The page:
In August 1944, the famous professor and physician Carlos Jimenez Diaz decided to go on vacation to Santander. The city, although still recovering from tragic fire of 41 which had destroyed almost the entire old town, still retaining much of that picturesque charm that had made it one of the country’s tourist epicenters during the first decades of the 20th century. However, Jiménez Díaz did not feel good about the trip..
It is not very clear how, but back to Madrid pneumococcal pneumonia was already showing obvious symptoms of worsening. And, great as the efforts of his disciples and companions were, he did not improve in the following days. So much so that, once it was shown that sulfa drugs were not having an effect either, to the doctors who treated him They only had one option: go to Bar Chicote, on 12 Gran Vía in Madrid, the Sancta Sanctorum of the Spanish cocktail bar.
The secret weapon of the allied army
Although the key moment of the arrival of penicillin in Spain is a little earlier, of course. Though Fleming he made the key discoveries that led to the Nobel in 1928 and published them a year later. It took almost 10 years for a couple of researchers from the University of Oxford (H. Florey y E.Chain) decided to systematically study what uses this fungus could have at the clinical level. You don’t have to be well versed in contemporary history to realize that World War II was swiftly upon them.
At first, no one paid much attention to them. In fact, in 1940, they published their results in animals in The Lancet without anyone noticing that penicillin could become one of the strategic assets of the War that began to devour the world. However, when a year later they began to treat several patients, it turned the tables.
Nevertheless, drug production was very complex. The strains they worked with were so slow that part of the treatments had to be carried out by recovering penicillin from the patients’ urine. So with Nazi Germany bombing the country, the investigators turned to the US for help. In Peoria, in the National Center for Agricultural Utilization Research, began to examine strains that had been worked with in the UK.
With little success, really. For weeks, American researchers examined hundreds of different molds from dozens of decaying products to see if any were capable of producing similar effects. Just then, was when Mary Hunt, one of the laboratory workers, arrived at the Center with a yellow cantaloupe melon that she had found at the local market. There they found the Penicilinum chrysogenum a strain that produced two hundred times more antibiotic than the Penicilina marked English. After subjecting it to ultraviolet radiation, that figure multiplied by five and was one of the key aids in the Battle of Europe.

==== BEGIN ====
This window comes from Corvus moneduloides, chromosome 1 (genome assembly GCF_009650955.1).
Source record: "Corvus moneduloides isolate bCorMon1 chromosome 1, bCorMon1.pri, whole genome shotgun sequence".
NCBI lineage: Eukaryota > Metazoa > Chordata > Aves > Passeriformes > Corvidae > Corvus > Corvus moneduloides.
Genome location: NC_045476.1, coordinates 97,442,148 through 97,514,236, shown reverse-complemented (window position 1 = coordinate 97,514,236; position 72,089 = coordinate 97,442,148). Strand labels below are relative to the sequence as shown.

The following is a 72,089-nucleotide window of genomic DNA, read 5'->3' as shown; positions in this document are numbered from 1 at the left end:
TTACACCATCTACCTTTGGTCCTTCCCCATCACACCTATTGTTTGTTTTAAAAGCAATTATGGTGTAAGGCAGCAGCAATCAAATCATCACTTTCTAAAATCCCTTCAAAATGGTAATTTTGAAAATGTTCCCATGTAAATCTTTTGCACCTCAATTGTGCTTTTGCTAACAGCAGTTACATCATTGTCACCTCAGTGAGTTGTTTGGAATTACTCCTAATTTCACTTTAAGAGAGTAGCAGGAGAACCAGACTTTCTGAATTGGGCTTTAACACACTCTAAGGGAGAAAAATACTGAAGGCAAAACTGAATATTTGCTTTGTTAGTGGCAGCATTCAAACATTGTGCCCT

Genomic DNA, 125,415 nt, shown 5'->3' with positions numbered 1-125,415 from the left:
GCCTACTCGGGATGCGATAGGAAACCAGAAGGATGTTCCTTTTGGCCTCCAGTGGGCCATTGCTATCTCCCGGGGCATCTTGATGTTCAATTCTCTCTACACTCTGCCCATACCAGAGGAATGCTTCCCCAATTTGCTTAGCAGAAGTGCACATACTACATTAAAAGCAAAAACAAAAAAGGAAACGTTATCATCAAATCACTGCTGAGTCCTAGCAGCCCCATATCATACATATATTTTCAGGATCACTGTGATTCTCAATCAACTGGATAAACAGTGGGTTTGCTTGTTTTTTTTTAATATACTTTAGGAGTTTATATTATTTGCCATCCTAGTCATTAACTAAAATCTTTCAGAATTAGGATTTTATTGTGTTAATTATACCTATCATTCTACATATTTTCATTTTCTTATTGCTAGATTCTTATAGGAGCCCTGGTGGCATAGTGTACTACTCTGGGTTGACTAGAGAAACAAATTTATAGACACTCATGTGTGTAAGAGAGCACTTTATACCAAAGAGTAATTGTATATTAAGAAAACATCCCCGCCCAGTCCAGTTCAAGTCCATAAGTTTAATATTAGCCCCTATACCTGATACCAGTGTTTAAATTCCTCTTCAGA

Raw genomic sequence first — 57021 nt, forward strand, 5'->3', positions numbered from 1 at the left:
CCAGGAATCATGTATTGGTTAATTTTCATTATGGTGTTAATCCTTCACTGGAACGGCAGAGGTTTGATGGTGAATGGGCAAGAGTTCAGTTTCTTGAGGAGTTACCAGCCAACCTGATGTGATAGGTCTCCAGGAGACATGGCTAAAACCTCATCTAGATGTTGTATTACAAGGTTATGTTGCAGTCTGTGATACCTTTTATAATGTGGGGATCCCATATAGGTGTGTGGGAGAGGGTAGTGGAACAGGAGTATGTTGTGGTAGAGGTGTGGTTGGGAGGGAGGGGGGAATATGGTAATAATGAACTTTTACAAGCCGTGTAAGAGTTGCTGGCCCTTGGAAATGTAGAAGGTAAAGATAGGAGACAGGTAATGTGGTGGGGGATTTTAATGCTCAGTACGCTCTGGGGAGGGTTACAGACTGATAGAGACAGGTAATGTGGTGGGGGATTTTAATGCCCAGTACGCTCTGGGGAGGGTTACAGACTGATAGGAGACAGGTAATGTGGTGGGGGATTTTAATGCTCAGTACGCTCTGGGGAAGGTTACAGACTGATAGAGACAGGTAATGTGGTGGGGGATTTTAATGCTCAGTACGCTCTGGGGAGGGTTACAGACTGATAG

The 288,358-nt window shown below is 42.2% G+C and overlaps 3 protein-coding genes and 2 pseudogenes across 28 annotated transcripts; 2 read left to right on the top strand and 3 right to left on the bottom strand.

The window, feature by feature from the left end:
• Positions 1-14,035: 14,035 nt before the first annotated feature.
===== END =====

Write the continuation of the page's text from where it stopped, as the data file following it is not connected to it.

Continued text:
Penicillin arrives in Spain!
By 1944, the technical means had evolved considerably. Y there was enough penicillin to supply the allied army. Nevertheless, for civilians it was more complicated. In Spain, for example, it seems that the well-known ophthalmologist Jose Ignacio Barraquer had used small amounts, but it wasn’t until March 10, 1944 when it is traditionally considered that penicillin reached Spain.
That day, a mining engineer with bacterial endocarditis admitted to the San Nicolás clinic in A Coruña, expected to receive 400,000 units of penicillin from the US troops occupying North Africa. On the other hand, “in Madrid, a nine-year-old girl, suffering from streptococcal septicemia, awaited, clinging to the impatience of the illusion for a speedy recovery, the arrival at the family home in the Argüelles neighborhood of the twelve penicillin vials that the Brazilian ambassador he had given up his father. “
The medicine arrived in both cases, but in the first it was scarce and in the second late. The great weapon against bacterial diseases came to the country, yes; but could not do justice to its reputation as a “miracle drug”. Something that did not prevent a huge black market from emerging.
The black market for penicillin
Because, indeed, throughout 1944 and until, with the end of the war, the distribution of penicillin began to normalize, what existed in the country was a huge black market that made it easier to get the antibiotic from black market in bars like Chicote than in a pharmacy or hospital. Even after 1945, when the National Pharmacy Directorate tried to control the supply and prevent smuggling, it was common to see shipments of it entering from Tangier or Gibraltar.
Finally, Jiménez Díaz was saved and lived many more years. Enough to create the Foundation that bears his name and see how penicillin left the underworld and into clinical practice. In fact, it was his case, perhaps the most celebrated by the press of the moment, that was instrumental in helping the drug’s popularity. A drug that changed the world and we are letting lose.
Image | Jhosef anderson
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